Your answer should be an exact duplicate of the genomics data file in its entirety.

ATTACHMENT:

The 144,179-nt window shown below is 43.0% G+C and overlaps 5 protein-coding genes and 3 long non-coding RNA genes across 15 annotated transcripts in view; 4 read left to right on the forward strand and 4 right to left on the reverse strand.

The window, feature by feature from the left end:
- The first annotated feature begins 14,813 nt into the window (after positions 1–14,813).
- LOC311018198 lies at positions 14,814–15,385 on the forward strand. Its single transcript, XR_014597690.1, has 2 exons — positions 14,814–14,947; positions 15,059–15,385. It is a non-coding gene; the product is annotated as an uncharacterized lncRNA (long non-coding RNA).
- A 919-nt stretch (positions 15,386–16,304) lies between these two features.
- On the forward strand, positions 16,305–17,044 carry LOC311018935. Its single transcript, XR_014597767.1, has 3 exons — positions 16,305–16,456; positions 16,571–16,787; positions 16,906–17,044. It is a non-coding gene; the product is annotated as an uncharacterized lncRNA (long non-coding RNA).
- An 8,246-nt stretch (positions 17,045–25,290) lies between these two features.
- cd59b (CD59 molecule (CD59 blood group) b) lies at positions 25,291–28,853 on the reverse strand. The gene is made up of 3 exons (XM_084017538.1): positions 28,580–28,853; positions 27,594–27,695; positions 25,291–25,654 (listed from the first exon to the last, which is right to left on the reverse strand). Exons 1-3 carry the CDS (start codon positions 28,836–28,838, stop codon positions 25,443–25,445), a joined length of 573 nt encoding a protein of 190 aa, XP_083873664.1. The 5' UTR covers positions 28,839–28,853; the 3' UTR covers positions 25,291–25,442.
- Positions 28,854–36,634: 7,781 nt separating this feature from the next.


The 144,179-nt window shown below is 43.0% G+C and overlaps 5 protein-coding genes and 3 long non-coding RNA genes across 15 annotated transcripts in view; 4 read left to right on the forward strand and 4 right to left on the reverse strand.

The window, feature by feature from the left end:
- The first annotated feature begins 14,813 nt into the window (after positions 1–14,813).
- LOC311018198 lies at positions 14,814–15,385 on the forward strand. Its single transcript, XR_014597690.1, has 2 exons — positions 14,814–14,947; positions 15,059–15,385. It is a non-coding gene; the product is annotated as an uncharacterized lncRNA (long non-coding RNA).
- A 919-nt stretch (positions 15,386–16,304) lies between these two features.
- On the forward strand, positions 16,305–17,044 carry LOC311018935. Its single transcript, XR_014597767.1, has 3 exons — positions 16,305–16,456; positions 16,571–16,787; positions 16,906–17,044. It is a non-coding gene; the product is annotated as an uncharacterized lncRNA (long non-coding RNA).
- An 8,246-nt stretch (positions 17,045–25,290) lies between these two features.
- cd59b (CD59 molecule (CD59 blood group) b) lies at positions 25,291–28,853 on the reverse strand. The gene is made up of 3 exons (XM_084017538.1): positions 28,580–28,853; positions 27,594–27,695; positions 25,291–25,654 (listed from the first exon to the last, which is right to left on the reverse strand). Exons 1-3 carry the CDS (start codon positions 28,836–28,838, stop codon positions 25,443–25,445), a joined length of 573 nt encoding a protein of 190 aa, XP_083873664.1. The 5' UTR covers positions 28,839–28,853; the 3' UTR covers positions 25,291–25,442.
- Positions 28,854–36,634: 7,781 nt separating this feature from the next.